Demeaning Women in Word and Action
After the glowing picture of women in the first half of the play, we are little prepared for the barrage of negative terms and insulting actions that are directed toward women in Act IV. Recall that in 2.1, while waiting for Othello's ship to land, Cassio unstingly sings the praise of "divine" Desdemona (2.1.60-73). Later he will be unwilling to join in Iago's "gutter talk" about Desdemona when heading off to the watch with him (2.3.12-30). Othello's words at reuniting with Desdemona also express his high view of her: "I cannot speak enough of this content,/ It stops me here; it is too much of joy (1.2.196-197)." If anyone speaks negatively of women, it is Iago but we know that Iago is not only a conniving and diabolical figure but specifically wants to undermine Desdemona's fidelity. No "good" man speaks ill of women in the first two Acts.
Unexpected Language (4.1-4.2)
Thus, when the profusion of negative terms for women appears in 4.1., it greets us not unlike the slap that Othello administers to Desdemona in 4.1.240. It shocks. It makes us think that even though only one woman is eventually undermined (Desdemona) that the men have a potent vocabulary, ready at a moment's notice, to ridicule and destroy women's lives. Several characters use at least a dozen words in a few hundred lines to denigrate women. A list of the quotations and speakers, without comment, will show the cumulative effect of this device.
1. Iago speaking to Othello. "O, 'tis the spite of hell, the fiend's arch-mock,/ To lip a wanton in a secure couch, And to suppose her chaste (4.1.70-72)!"
2. Iago speaking to the viewers. "Now will I question Cassio of Bianca,/ A huswife that by selling her desires/ Buys herself bread and clothes (4.1.93-95)."
3. Iago continuing. "It is a creature/ That dotes on Cassio (as 'tis the strumpet's plague/ To beguile many and be beguil'd by one) (4.1.95-97)."
4. Cassio speaking to Iago when Iago asks him about Bianca's apparent commitment to him. "Alas, poor caitiff (4.1.108)."
5. Cassio speaking to Iago and continuing his description of Bianca. "Alas, poor rogue, I think, i' faith, she loves me (4.1.111)."
6. Cassio expressing his disbelief to Iago. "I marry her! What? a customer [prostitute]! Prithee/ bear some charity to my wit, do not think it so un-/ wholesome. Ha, ha, ha (4.1.119-121)!"
7. Cassio continuing with Iago. "This [i.e., the statement that he is about to marry Bianca] is the monkey's own giving out. She is/ persuaded I will marry her, out of her own love and/ flattery, not out of my promise (4.1.127-129)."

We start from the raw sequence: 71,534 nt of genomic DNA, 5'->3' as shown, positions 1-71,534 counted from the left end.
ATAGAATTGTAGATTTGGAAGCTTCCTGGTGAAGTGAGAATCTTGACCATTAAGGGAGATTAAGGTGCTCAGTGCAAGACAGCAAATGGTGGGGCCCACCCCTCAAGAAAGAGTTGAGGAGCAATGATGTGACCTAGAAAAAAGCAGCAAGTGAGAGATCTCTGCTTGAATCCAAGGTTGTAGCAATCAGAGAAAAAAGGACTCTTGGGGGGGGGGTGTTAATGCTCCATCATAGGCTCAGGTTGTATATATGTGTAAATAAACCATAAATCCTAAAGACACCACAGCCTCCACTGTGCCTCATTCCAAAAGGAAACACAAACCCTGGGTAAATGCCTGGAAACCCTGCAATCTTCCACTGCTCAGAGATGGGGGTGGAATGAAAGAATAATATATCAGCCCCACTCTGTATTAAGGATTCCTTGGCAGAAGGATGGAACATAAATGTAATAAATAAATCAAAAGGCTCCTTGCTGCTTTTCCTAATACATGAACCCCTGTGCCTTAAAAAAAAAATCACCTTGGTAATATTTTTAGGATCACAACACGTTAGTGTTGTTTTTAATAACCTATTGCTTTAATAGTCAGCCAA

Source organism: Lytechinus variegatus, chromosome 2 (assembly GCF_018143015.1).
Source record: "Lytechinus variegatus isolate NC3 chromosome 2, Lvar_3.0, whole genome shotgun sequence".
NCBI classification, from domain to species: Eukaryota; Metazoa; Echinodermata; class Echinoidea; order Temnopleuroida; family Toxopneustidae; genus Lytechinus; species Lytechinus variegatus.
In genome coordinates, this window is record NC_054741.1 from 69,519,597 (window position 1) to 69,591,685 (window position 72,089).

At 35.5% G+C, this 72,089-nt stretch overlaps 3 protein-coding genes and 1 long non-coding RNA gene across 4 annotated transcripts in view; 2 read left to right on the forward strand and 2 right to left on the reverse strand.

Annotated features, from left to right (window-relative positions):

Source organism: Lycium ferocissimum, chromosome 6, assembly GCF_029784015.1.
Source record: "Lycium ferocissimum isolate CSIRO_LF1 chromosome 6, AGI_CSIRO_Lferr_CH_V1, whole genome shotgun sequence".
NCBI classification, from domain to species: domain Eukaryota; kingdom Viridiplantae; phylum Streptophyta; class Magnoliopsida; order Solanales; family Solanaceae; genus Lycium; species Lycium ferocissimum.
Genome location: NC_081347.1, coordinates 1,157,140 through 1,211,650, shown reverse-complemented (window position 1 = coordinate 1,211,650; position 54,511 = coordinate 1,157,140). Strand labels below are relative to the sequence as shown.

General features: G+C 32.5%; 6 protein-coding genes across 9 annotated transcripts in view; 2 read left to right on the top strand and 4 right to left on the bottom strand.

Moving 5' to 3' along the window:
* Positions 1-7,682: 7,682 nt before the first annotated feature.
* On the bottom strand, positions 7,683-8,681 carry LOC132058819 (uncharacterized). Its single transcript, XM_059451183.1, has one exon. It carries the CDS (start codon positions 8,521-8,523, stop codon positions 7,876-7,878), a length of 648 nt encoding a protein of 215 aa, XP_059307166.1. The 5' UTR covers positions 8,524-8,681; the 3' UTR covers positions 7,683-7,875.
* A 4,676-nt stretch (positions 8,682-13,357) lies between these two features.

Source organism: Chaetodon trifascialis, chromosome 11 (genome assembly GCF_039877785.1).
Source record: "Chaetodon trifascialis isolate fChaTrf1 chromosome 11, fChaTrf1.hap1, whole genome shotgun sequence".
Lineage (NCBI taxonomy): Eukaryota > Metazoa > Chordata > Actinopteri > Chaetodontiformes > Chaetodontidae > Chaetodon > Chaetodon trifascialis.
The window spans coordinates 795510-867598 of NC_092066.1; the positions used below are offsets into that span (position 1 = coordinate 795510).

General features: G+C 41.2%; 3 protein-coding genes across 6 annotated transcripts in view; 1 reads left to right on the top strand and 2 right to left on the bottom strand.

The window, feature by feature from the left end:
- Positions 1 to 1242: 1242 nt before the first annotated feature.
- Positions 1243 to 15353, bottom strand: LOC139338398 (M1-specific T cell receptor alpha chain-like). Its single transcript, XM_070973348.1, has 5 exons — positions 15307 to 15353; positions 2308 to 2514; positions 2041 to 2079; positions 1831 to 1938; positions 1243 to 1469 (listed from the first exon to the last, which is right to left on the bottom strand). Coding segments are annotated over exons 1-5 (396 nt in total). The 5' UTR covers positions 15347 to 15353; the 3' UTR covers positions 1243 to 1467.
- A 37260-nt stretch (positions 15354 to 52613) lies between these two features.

8. Cassio still speaking of Bianca. "She was here even now; she haunts me in/ every place. I was the other day talking on the sea-/ bank with certain Venetians, and thither comes the/ bauble.... (a plaything or trinket, 4.1.132-135)."
9. When Bianca arrives, and Cassio speaks in her direction. "'Tis such another fitchew [polecat or prostitute]! marry, a perfum'd/ one! (4.1.146-157)."
10. Bianca even gets into the act, using words to describe the woman from whom Cassio must have received the handkerchief. "This is some minx's token, and I must take out/ the work (4.1.153-154)?"
11. She continues, "There, give it your hobby-horse (mistress, 4.1.154)."
12. Iago to Othello after Bianca has tried to return to handkerchief to Cassio, "Yours [i.e., the handkerchief], by this hand. And to see how he/ prizes the foolish woman your wife! She gave it him,/ and he hath giv'n it his whore (4.1.175-177)."
13. Othello's reference to Emilia after she has left his presence, "She says enough; yet she's a simple bawd/ That cannot say as much (4.2.20-21)."
14. Othello, continuing. "This is a subtile whore/ A closet lock and key of villainous secrets (4.2.21-22)."
15. Othello addressing Desdemona, "Was this fair paper [i.e., Desdemona], this most goodly book/ Made to write 'whore' upon? What committed?/ Committed? O thou public commoner,/ I should make very forges of my cheeks (4.2.71-74)."
16. Othello to Desdemona. "Impudent strumpet! By heaven, you do me wrong./ Are you not a strumpet (4.2.81-82)?"
17. Iago to Roderigo, discussing Cassio's evening plans as they plot to knock out his brains. "He sups to-night with a harlotry (Bianca), and thither/ will I go to him (4.2.233-234)."
After Iago utters the last insult, the men disappear from the Act, except for a brief interaction between Othello and Lodovico in 4.3. The women are left to their own devices in trying to interpret the nature of Othello's attack on Desdemona. Like his use of words beginning in "en" to express the idea that the play is becoming characterized by a certain claustrophobia (see my essay on claustrophobia), Shakespeare here uses an abundance of terms suggestive of feminine infidelity to show that this issue is now dominant in the minds of the men. It is almost as if Shakespeare is trying to steer the huge and unwieldy tragedy through the sea language, and must use exaggerated and vivid terms to get the audience ready to think more precisely about the nature of marital fidelity as well as men's attitudes toward women.
The next mini-essay will discuss Othello's insulting actions toward women.
Copyright © 2004-2007 William R. Long